Instead of working to disrupt the district—a purpose of many charter leaders—LeBron is working with the Akron public school district, which still has oversight of I Promise. If the effort doesn’t pan out, it’s the local district, not an outside entity, that can shut the school down. I Promise acknowledges that factors outside of school significantly influence student outcomes, and addresses the hurdles of student hunger, family unemployment and school transportation—issues that many reform advocates have considered excuses that black leaders give for low performance. LeBron’s investments in people and community separate him from charter leaders who don’t build upon the inherent value in local people or their institutions.

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Reform models predicated on competition and choice pit university-trained teachers against those trained in alternative teacher-training programs. Reform-minded organizations and foundations rage against labor unions; reform-leaning state departments of education battle local districts with school takeover and charter legislation. In contrast, LeBron’s new school and the district are on the same team. LeBron is not competing with the district; he’s adding resources and value to existing people and systems.

If education reformers really want to step up their game, they can pivot and embrace a model of charters that look like I Promise. It’s one that I supported early on in the movement.


When I was the associate dean at the University of New Orleans post-Hurricane Katrina, I also managed the first charter school, Pierre A. Capdau School, under Louisiana’s Recovery School District legislation. That was the law that gave non-profit organizations an opportunity to turn around a school that was failing under the auspices of the New Orleans public school district. Pierre A. Capdau was located within a few minutes’ drive from the college campus.

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It made complete sense for a university that had a college of education, with researchers, student teachers and other support, to help K-12 schools that were in the same neighborhood. Researchers can help practitioners use data to identify problems and trends. Student teachers can provide an extra hand to working professionals while earning their degree. The university libraries, sporting and cultural events as well as academic programs offer resources a local school can use. When my university president agreed to take on a charter school, the original intent was to deploy the college of education’s faculty and students to help the school update its teaching practices and management strategies and modernize its technology.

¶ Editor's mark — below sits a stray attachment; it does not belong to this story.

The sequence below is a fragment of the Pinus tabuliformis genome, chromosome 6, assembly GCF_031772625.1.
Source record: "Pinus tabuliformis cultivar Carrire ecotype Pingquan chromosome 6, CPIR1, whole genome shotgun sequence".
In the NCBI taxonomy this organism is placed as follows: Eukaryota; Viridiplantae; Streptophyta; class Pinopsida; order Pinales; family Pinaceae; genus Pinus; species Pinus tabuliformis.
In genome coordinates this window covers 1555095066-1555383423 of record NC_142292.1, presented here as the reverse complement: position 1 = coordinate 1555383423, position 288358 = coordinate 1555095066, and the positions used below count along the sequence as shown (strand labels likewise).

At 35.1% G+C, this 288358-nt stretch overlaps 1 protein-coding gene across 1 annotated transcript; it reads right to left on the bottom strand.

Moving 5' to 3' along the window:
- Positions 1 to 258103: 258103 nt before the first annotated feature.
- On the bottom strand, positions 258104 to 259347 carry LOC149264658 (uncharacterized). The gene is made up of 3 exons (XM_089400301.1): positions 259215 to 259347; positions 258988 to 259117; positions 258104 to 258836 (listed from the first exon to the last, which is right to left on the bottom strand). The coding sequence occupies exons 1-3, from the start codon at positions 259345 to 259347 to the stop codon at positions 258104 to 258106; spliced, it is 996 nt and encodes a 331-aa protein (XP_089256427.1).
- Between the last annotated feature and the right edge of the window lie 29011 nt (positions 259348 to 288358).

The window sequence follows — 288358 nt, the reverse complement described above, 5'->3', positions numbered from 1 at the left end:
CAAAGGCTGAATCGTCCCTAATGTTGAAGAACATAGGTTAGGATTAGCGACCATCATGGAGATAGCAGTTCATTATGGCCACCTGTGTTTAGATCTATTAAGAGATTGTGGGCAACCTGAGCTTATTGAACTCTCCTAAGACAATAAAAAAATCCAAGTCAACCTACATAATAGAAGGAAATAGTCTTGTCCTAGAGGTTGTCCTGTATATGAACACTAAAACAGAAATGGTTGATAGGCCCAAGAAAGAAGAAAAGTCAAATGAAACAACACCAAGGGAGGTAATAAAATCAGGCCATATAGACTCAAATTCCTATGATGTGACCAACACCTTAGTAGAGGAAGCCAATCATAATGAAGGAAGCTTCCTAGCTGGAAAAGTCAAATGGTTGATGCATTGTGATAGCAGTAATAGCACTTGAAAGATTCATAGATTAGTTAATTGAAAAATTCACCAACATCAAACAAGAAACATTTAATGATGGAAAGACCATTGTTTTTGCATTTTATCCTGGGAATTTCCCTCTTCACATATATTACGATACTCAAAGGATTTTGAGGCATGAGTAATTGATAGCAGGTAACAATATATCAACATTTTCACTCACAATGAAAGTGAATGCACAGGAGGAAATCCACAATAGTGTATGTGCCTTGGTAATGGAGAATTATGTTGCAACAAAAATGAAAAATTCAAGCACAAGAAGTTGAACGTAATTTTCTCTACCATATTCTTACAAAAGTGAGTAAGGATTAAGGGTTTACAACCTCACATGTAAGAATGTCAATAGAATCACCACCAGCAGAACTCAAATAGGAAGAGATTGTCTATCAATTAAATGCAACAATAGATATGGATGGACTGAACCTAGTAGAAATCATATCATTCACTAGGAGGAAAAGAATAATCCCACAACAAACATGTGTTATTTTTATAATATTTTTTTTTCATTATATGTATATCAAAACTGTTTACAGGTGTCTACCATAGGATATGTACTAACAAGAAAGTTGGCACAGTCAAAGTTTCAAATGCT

The original agreement between the university and the state department of education stated that after five years, we were to report what we learned and give the school back to the New Orleans school district. That agreement was built upon the belief that bureaucracy limited schools’ abilities to do those things, and charters gave districts the ability to try new approaches. But in practice, my team and I trusted local school leaders and the public school district to improve their schools—with support and resources from anchor institutions like ours. Unfortunately, education reform post-Katrina discouraged charter managers from returning schools back to the district, preventing partnerships like LeBron’s I Promise. Last month, oversight of New Orleans charter schools returned to the district in a unique arrangement, but charter leaders still manage the schools.

LeBron is an anchor institution, but as an individual he can’t necessarily help every school. But we do have universities, banks, hospitals and other organizations that are deeply rooted in cities but are disconnected from the schools next door. No, we can’t and shouldn’t rely on the wealthiest individuals to manage civic institutions. We need more reforms that bring existing resources and establishments together to build up local school districts, not “disrupt” them like many reformers like to do.

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Sure, outside investments can certainly help. But true community development assumes strength already exists, it just needs investment and support. By conceding authority to the local district, LeBron James’ school is helping the community heal itself. He is bringing Akron together by acknowledging that authentic reform doesn’t rain down; it comes up from the community.

LeBron is so much more than a basketball player. He’s a teacher, giving the rest of us a few important lessons on how to get involved in education reform and community development — chiefly, by not separating the two.


This story was produced by The Hechinger Report, a nonprofit, independent news organization focused on inequality and innovation in education. Sign up for Hechinger’s newsletter.